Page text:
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Satellite-enabled WiMAX is a strategic extension of our core capabilities,” said Dr. Amiee Chan, president and CEO, of Norsat, a leading provider of portable satellite systems.

Norsat plans to leverage its satellite communication expertise and work with telecommunications operators and other partners to provide end-to-end satellite-enabled WiMAX networks for voice, data and video. These solutions are expected to include: base stations, voice, data and video content servers, operations support systems, satellite backhaul solutions and satellite capacity.

“We believe by partnering with players in the WiMAX space, we will be well positioned to establish a strong foothold in this burgeoning market,” explained Chan.

“Approximately 3 billion people now use mobile phones, but only 400 million have a high speed internet connection,” Dr. Chan added. “We believe the launch of this business unit will introduce new revenue streams, help drive our push into the commercial market segment and further extend our global reach.”

The Washington Post asks, Is The Timing Right for WiMax? Yes and No.

In related news, the Department of Defense this week is hosting a demonstration of sustainable and renewable energy options for disaster relief and humanitarian assistance.

The project is called STAR-TIDES (Sustainable Technologies, Accelerated Research-Transportable Infrastructures for Development and Emergency Support). The idea is to pull together cheap and effective solutions for humanitarian emergencies or post-war reconstruction.

Their solution looks like two 40 watt Polycrystalline panels (80 watts at $600) plus a 200 watt wind turbine ($700). The panels might deliver a total of 5 amps for an average of 4 hrs per day, or 20 amp/hours total. That should charge a 45 amp/hr Optima Yellow Top 12 volt battery ($200) about half-way. A mobile router (WiFi locally/WiMAX backhaul) draws about 1 amp at 12 volts. It would discharge the battery about half way (operating 24 hrs/day). The wind turbine provides backup. The whole thing might cost around $2000.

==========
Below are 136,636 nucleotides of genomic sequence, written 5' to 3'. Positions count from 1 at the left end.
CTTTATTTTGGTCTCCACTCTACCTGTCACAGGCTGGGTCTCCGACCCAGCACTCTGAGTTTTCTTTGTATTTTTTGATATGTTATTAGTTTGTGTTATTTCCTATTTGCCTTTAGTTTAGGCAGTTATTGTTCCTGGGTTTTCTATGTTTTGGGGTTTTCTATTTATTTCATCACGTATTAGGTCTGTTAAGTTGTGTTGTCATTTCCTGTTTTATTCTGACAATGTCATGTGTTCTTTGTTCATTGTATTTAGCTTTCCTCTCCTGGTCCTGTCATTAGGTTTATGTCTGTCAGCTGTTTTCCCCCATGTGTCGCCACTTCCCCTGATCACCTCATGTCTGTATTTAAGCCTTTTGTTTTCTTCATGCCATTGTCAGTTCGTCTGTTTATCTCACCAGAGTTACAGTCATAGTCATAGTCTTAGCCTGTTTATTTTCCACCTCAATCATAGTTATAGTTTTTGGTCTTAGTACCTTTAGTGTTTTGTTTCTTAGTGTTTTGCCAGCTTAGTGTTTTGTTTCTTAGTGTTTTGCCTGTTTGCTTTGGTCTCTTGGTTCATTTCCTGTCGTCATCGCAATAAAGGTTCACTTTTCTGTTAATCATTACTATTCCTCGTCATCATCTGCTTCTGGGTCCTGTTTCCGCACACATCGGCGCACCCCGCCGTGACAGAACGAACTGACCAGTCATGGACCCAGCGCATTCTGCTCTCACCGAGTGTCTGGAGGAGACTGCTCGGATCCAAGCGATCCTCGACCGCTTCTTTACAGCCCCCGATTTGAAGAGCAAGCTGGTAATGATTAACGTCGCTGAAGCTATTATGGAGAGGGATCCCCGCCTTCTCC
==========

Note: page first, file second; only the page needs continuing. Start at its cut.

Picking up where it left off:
A $150 Motorola CPEi 150 WiMAX modem (below, left) utilized Portland’s WiMAX network this summer. It connected to a a $200 Meraki outdoor WiFi access point (below right). A modified Power Over Ethernet system (12-24 volts is used on the Meraki instead of the standard 48 volts), which made the system even simpler to assemble.

Mike Boyd spliced the 12 volts (powering the WiMAX modem) onto the CAT-5 cable that connected and powered the 200mW Outdoor Meraki. Bingo. The two devices (combined) drew a remarkably low .7 amps at 12 volts. A car battery might have run it continuously for two days.

Related Dailywireless articles include; Live Mobile Coverage, Qik Goes Live — Everywhere, WiMAX for TV Remote Feeds, Mobile WiMAX: Live in Idaho Falls, Meraki Nets in SF and Portland, Mobile Livecasting, Webcasting Concerts, Emergency Communications Applications, Emergency Communications SimDay, Eye-Fi Now Geotags, Cellular Photosharing Software, CNN’s News Bureau in a Bus, WiFi Camera Adapters, Geocoding Content, Minneapolis Bridge Collapse & Emergency Communications, Kyocera KR2 Mobile Router, and Mobile Mashup.

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